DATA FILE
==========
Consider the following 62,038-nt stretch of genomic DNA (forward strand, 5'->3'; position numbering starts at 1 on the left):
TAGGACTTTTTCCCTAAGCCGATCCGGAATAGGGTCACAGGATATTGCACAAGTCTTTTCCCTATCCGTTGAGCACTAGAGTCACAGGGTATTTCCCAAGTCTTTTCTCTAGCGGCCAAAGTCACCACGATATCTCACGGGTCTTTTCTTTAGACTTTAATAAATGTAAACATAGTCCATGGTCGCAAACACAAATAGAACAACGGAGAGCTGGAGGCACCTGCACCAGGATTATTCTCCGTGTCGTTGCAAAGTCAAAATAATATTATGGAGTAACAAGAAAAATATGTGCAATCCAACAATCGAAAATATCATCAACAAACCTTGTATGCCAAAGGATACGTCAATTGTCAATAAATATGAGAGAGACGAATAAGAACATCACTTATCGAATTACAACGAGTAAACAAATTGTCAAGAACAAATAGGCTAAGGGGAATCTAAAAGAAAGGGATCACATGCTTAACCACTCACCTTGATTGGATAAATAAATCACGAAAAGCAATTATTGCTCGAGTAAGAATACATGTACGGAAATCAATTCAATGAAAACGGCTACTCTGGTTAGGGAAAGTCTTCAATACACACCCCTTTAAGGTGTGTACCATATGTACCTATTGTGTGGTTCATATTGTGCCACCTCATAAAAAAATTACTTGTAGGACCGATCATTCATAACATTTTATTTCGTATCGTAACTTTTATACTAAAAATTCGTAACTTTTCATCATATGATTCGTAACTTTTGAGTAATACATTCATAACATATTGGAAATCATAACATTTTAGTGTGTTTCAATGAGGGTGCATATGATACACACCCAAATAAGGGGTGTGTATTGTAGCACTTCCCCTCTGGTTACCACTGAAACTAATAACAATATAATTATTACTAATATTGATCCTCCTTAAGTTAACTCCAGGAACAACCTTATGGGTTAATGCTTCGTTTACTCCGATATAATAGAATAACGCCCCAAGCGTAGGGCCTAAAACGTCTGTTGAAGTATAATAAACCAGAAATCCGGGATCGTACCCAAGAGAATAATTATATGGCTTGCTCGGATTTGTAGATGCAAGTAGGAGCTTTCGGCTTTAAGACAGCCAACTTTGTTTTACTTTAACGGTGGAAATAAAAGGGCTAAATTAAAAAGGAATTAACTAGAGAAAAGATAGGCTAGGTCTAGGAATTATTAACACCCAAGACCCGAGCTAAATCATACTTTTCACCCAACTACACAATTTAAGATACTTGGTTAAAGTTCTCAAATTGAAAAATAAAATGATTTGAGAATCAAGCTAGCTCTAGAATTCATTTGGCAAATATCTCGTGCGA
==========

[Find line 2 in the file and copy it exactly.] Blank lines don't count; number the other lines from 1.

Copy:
TAGGACTTTTTCCCTAAGCCGATCCGGAATAGGGTCACAGGATATTGCACAAGTCTTTTCCCTATCCGTTGAGCACTAGAGTCACAGGGTATTTCCCAAGTCTTTTCTCTAGCGGCCAAAGTCACCACGATATCTCACGGGTCTTTTCTTTAGACTTTAATAAATGTAAACATAGTCCATGGTCGCAAACACAAATAGAACAACGGAGAGCTGGAGGCACCTGCACCAGGATTATTCTCCGTGTCGTTGCAAAGTCAAAATAATATTATGGAGTAACAAGAAAAATATGTGCAATCCAACAATCGAAAATATCATCAACAAACCTTGTATGCCAAAGGATACGTCAATTGTCAATAAATATGAGAGAGACGAATAAGAACATCACTTATCGAATTACAACGAGTAAACAAATTGTCAAGAACAAATAGGCTAAGGGGAATCTAAAAGAAAGGGATCACATGCTTAACCACTCACCTTGATTGGATAAATAAATCACGAAAAGCAATTATTGCTCGAGTAAGAATACATGTACGGAAATCAATTCAATGAAAACGGCTACTCTGGTTAGGGAAAGTCTTCAATACACACCCCTTTAAGGTGTGTACCATATGTACCTATTGTGTGGTTCATATTGTGCCACCTCATAAAAAAATTACTTGTAGGACCGATCATTCATAACATTTTATTTCGTATCGTAACTTTTATACTAAAAATTCGTAACTTTTCATCATATGATTCGTAACTTTTGAGTAATACATTCATAACATATTGGAAATCATAACATTTTAGTGTGTTTCAATGAGGGTGCATATGATACACACCCAAATAAGGGGTGTGTATTGTAGCACTTCCCCTCTGGTTACCACTGAAACTAATAACAATATAATTATTACTAATATTGATCCTCCTTAAGTTAACTCCAGGAACAACCTTATGGGTTAATGCTTCGTTTACTCCGATATAATAGAATAACGCCCCAAGCGTAGGGCCTAAAACGTCTGTTGAAGTATAATAAACCAGAAATCCGGGATCGTACCCAAGAGAATAATTATATGGCTTGCTCGGATTTGTAGATGCAAGTAGGAGCTTTCGGCTTTAAGACAGCCAACTTTGTTTTACTTTAACGGTGGAAATAAAAGGGCTAAATTAAAAAGGAATTAACTAGAGAAAAGATAGGCTAGGTCTAGGAATTATTAACACCCAAGACCCGAGCTAAATCATACTTTTCACCCAACTACACAATTTAAGATACTTGGTTAAAGTTCTCAAATTGAAAAATAAAATGATTTGAGAATCAAGCTAGCTCTAGAATTCATTTGGCAAATATCTCGTGCGA